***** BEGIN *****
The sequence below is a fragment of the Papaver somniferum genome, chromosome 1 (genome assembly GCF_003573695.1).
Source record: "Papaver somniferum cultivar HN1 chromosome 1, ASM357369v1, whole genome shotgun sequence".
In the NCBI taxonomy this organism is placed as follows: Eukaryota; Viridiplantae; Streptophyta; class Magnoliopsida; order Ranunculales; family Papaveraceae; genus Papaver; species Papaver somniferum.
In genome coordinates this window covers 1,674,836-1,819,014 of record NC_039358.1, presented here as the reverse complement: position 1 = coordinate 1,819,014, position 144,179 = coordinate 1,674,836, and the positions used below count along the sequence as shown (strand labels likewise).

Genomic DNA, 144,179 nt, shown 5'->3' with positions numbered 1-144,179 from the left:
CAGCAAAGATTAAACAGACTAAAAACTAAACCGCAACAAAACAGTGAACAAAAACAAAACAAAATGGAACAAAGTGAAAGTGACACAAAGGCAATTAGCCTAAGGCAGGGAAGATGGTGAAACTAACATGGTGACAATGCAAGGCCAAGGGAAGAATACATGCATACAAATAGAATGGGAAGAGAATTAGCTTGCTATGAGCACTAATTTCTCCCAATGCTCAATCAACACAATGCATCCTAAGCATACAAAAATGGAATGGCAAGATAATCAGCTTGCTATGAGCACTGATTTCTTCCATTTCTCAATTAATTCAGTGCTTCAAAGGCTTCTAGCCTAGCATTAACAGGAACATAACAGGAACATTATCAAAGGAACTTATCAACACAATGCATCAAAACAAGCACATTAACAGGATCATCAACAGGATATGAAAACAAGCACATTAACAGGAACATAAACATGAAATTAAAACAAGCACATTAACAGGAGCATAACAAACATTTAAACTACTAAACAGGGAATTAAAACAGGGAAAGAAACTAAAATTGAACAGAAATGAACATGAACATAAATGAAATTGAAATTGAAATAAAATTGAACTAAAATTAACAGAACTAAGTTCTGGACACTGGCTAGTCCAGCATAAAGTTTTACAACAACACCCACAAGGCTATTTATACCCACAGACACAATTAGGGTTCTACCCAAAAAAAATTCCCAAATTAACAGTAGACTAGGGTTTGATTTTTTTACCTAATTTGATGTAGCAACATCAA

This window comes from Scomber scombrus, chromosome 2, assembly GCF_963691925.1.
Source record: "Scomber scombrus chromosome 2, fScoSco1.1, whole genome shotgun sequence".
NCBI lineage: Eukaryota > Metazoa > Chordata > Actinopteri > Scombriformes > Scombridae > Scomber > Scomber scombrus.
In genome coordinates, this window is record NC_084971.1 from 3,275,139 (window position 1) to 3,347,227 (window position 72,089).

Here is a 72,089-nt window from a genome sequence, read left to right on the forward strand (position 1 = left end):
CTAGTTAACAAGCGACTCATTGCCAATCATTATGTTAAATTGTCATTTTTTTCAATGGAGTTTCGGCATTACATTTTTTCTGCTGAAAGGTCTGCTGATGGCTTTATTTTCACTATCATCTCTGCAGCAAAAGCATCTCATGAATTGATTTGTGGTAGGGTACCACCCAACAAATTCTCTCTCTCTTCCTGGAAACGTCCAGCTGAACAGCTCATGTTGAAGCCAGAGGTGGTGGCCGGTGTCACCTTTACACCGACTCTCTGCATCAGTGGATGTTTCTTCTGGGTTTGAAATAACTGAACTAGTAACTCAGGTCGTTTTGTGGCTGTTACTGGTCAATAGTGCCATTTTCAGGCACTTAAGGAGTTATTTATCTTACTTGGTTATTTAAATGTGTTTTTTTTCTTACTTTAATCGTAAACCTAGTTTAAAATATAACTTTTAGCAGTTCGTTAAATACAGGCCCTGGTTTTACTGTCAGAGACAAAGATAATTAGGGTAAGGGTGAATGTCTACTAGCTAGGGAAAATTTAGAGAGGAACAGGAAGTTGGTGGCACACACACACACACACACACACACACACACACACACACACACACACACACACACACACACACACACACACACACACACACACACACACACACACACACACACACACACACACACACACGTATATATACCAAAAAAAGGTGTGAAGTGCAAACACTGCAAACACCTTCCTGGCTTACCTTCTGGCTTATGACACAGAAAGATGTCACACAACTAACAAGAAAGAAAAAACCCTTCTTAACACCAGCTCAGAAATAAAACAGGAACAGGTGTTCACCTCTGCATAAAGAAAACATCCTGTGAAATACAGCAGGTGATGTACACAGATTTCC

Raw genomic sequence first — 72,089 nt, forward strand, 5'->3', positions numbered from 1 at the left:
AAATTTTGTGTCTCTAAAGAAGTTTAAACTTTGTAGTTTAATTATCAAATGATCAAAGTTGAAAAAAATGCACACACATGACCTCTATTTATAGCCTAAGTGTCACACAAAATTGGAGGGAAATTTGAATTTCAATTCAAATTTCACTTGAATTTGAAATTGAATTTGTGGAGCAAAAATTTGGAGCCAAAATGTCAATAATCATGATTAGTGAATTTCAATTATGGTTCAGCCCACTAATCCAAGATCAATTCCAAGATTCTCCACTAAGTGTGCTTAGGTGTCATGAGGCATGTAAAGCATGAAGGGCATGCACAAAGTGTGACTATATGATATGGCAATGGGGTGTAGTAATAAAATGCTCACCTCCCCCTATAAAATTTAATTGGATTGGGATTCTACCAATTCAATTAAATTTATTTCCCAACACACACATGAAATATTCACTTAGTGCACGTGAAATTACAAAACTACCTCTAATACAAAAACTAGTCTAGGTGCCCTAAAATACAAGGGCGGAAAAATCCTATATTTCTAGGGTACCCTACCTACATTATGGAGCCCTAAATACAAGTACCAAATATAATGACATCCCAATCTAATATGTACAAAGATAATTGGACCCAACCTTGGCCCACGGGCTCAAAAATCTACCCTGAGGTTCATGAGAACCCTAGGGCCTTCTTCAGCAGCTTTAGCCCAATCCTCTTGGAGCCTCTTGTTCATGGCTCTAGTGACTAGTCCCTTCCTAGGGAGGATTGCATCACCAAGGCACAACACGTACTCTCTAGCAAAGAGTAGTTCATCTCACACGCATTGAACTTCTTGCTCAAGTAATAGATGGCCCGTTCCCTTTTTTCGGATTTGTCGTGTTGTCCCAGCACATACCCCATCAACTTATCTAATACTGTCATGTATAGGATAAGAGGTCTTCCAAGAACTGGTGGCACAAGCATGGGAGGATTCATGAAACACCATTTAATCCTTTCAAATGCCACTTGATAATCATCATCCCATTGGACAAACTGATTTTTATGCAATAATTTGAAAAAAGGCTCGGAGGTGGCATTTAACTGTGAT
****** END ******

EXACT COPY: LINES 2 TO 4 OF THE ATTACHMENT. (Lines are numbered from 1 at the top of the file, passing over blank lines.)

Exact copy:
Source record: "Papaver somniferum cultivar HN1 chromosome 1, ASM357369v1, whole genome shotgun sequence".
In the NCBI taxonomy this organism is placed as follows: Eukaryota; Viridiplantae; Streptophyta; class Magnoliopsida; order Ranunculales; family Papaveraceae; genus Papaver; species Papaver somniferum.
In genome coordinates this window covers 1,674,836-1,819,014 of record NC_039358.1, presented here as the reverse complement: position 1 = coordinate 1,819,014, position 144,179 = coordinate 1,674,836, and the positions used below count along the sequence as shown (strand labels likewise).